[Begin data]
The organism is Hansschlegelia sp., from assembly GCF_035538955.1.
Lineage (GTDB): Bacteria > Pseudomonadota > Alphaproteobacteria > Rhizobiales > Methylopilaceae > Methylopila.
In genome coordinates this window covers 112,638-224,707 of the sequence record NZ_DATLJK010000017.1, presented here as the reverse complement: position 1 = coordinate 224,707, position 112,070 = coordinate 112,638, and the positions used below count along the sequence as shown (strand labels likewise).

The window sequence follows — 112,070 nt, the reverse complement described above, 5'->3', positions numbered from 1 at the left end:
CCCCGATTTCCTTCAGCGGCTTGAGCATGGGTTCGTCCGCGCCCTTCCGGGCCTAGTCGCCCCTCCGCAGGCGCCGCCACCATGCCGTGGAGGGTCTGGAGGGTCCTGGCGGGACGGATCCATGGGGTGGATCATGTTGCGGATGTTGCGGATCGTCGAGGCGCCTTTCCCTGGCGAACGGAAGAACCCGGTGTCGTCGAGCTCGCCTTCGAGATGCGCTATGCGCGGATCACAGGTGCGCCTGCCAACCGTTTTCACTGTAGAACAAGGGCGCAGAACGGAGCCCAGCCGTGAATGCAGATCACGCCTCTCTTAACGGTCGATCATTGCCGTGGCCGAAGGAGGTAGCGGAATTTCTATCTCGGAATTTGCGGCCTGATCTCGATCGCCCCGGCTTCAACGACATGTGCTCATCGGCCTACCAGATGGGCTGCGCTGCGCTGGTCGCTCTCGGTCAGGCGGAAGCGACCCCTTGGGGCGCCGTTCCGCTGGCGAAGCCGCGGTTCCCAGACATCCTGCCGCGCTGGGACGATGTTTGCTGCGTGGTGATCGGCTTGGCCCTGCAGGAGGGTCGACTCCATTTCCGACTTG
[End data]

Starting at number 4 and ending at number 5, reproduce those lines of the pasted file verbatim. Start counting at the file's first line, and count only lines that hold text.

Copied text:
The window sequence follows — 112,070 nt, the reverse complement described above, 5'->3', positions numbered from 1 at the left end:
CCCCGATTTCCTTCAGCGGCTTGAGCATGGGTTCGTCCGCGCCCTTCCGGGCCTAGTCGCCCCTCCGCAGGCGCCGCCACCATGCCGTGGAGGGTCTGGAGGGTCCTGGCGGGACGGATCCATGGGGTGGATCATGTTGCGGATGTTGCGGATCGTCGAGGCGCCTTTCCCTGGCGAACGGAAGAACCCGGTGTCGTCGAGCTCGCCTTCGAGATGCGCTATGCGCGGATCACAGGTGCGCCTGCCAACCGTTTTCACTGTAGAACAAGGGCGCAGAACGGAGCCCAGCCGTGAATGCAGATCACGCCTCTCTTAACGGTCGATCATTGCCGTGGCCGAAGGAGGTAGCGGAATTTCTATCTCGGAATTTGCGGCCTGATCTCGATCGCCCCGGCTTCAACGACATGTGCTCATCGGCCTACCAGATGGGCTGCGCTGCGCTGGTCGCTCTCGGTCAGGCGGAAGCGACCCCTTGGGGCGCCGTTCCGCTGGCGAAGCCGCGGTTCCCAGACATCCTGCCGCGCTGGGACGATGTTTGCTGCGTGGTGATCGGCTTGGCCCTGCAGGAGGGTCGACTCCATTTCCGACTTG